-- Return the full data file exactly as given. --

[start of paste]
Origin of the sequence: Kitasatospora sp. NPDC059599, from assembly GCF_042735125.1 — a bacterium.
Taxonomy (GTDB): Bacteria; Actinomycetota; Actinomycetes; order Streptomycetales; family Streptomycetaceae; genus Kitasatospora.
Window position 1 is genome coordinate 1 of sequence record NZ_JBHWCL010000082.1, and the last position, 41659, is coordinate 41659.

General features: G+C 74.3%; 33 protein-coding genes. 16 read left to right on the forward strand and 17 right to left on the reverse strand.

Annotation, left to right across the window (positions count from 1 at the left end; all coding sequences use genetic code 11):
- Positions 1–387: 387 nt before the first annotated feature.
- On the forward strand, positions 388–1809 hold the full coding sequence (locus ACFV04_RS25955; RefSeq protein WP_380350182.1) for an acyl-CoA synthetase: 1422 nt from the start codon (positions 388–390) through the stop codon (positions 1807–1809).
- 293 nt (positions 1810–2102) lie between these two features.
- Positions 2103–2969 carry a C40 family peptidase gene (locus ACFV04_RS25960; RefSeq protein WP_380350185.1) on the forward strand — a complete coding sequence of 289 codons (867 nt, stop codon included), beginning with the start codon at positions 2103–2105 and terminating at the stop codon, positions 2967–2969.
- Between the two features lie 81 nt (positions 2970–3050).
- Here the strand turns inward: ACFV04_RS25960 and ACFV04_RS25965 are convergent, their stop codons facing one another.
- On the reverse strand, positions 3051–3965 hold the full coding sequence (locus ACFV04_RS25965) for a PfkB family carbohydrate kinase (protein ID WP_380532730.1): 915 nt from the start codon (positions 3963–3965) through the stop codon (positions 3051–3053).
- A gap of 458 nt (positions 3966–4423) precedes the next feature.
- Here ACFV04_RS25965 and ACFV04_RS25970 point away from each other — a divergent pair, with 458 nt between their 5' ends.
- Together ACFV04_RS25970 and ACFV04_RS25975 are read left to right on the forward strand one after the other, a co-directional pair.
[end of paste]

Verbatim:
Origin of the sequence: Kitasatospora sp. NPDC059599, from assembly GCF_042735125.1 — a bacterium.
Taxonomy (GTDB): Bacteria; Actinomycetota; Actinomycetes; order Streptomycetales; family Streptomycetaceae; genus Kitasatospora.
Window position 1 is genome coordinate 1 of sequence record NZ_JBHWCL010000082.1, and the last position, 41659, is coordinate 41659.

General features: G+C 74.3%; 33 protein-coding genes. 16 read left to right on the forward strand and 17 right to left on the reverse strand.

Annotation, left to right across the window (positions count from 1 at the left end; all coding sequences use genetic code 11):
- Positions 1–387: 387 nt before the first annotated feature.
- On the forward strand, positions 388–1809 hold the full coding sequence (locus ACFV04_RS25955; RefSeq protein WP_380350182.1) for an acyl-CoA synthetase: 1422 nt from the start codon (positions 388–390) through the stop codon (positions 1807–1809).
- 293 nt (positions 1810–2102) lie between these two features.
- Positions 2103–2969 carry a C40 family peptidase gene (locus ACFV04_RS25960; RefSeq protein WP_380350185.1) on the forward strand — a complete coding sequence of 289 codons (867 nt, stop codon included), beginning with the start codon at positions 2103–2105 and terminating at the stop codon, positions 2967–2969.
- Between the two features lie 81 nt (positions 2970–3050).
- Here the strand turns inward: ACFV04_RS25960 and ACFV04_RS25965 are convergent, their stop codons facing one another.
- On the reverse strand, positions 3051–3965 hold the full coding sequence (locus ACFV04_RS25965) for a PfkB family carbohydrate kinase (protein ID WP_380532730.1): 915 nt from the start codon (positions 3963–3965) through the stop codon (positions 3051–3053).
- A gap of 458 nt (positions 3966–4423) precedes the next feature.
- Here ACFV04_RS25965 and ACFV04_RS25970 point away from each other — a divergent pair, with 458 nt between their 5' ends.
- Together ACFV04_RS25970 and ACFV04_RS25975 are read left to right on the forward strand one after the other, a co-directional pair.